Meanwhile, dozens of researchers on the ground simultaneously measured the LHOx using equipment known as a lightning mapping array, which involves the detection of high-frequency radio waves. Brune was among the ground crew, taking measurements every 0.2 seconds — or every 40 meters of distance that the aircraft traversed above.
“I was one of [approximately] 40 scientists, most operating instruments to measure different chemical species or environmental parameters, onboard the DC-8 when the pilots flew it through these thunderstorm anvils,” Brune recalls.
It’s this groundbreaking combination of in-air flight and on-ground measurements that made the experiment work, according to Brune.
“We are going to need more of this type of interdisciplinary research to better understand LHOx and its potential importance to atmospheric oxidation processes,” Brune says.
Why it matters — The study has major implications for the climate crisis, according to the researchers.
“Climate is sensitive to amounts of greenhouse gases,” Brune explains. Greenhouse gases include ozone, which occurs at high altitudes — precisely where thunderstorms occur, too. Greenhouse gas emissions are one of the major driving forces behind global warming. Furthermore, the global OH — one of the oxidizing elements measured in this study — is integral to a process known as atmospheric oxidation.
Atmospheric oxidation is “the process by which the atmosphere cleans itself, often creating ozone and particle pollution in the process,” Brune says.
“So understanding global OH and its sensitivity to climate change is a big deal.”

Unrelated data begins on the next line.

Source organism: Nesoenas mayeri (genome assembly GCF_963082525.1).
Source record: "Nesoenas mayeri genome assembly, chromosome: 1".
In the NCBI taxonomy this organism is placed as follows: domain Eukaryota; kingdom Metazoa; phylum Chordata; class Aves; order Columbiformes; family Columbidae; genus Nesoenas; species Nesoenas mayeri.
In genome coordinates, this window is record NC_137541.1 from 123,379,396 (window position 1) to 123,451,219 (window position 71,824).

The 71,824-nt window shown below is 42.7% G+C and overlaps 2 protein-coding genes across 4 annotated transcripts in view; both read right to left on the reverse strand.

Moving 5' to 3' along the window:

One key takeaway from the study is that warmer climates will likely yield more intense storms — and more lightning — possibly increasing the contribution of OH to global oxidation processes.
But is there a direct link between this lightning-driven process and global warming? We don’t have enough data to prove there is such a link yet, according to the scientists.
“Any thoughts of LHOx increasing as climate changes are just speculation,” Brune says.
Ultimately, the researchers conclude that “LHOx could be contributing to regional and global oxidation well beyond the storm cloud anvils.”
What’s next — There’s still a lot of uncertainty hanging in the air — literally.
In the study, the scientists acknowledge that their estimates of lightning’s contribution to global oxidation — specifically through LHOx — may be “uncertain by perhaps a factor of ten.”
To reduce these uncertainties, the scientists will need to take their experiments into the skies once more, with more sophisticated measuring equipment and using an aircraft that will measure clouds at a variety of altitudes.
Brune also suggests that scientists “determine the impact of LHOx on global OH and possible changes with climate” by including “LHOx generation in global chemical transport and climate models.”
Factoring this lightning-driven process into climate models could help scientists better predict how future thunderstorms may alter global air pollution and better understand our changing climate.
Abstract: Lightning increases the atmosphere’s ability to cleanse itself by producing nitric oxide (NO), leading to atmospheric chemistry that forms ozone (O3) and the atmosphere’s primary oxidant, the hydroxyl radical (OH). Our analysis of a 2012 airborne study of deep convection and chemistry demonstrates that lightning also directly generates the oxidants OH and the hydroperoxyl radical (HO2). Extreme amounts of OH and HO2 were discovered and linked to visible flashes occurring in front of the aircraft and to subvisible discharges in electrified anvil regions. This enhanced OH and HO2 is orders of magnitude more than any previous atmospheric observation. Lightning-generated OH in all storms happening at the same time globally can be responsible for a highly uncertain but substantial 2-16% of global atmospheric OH oxidation.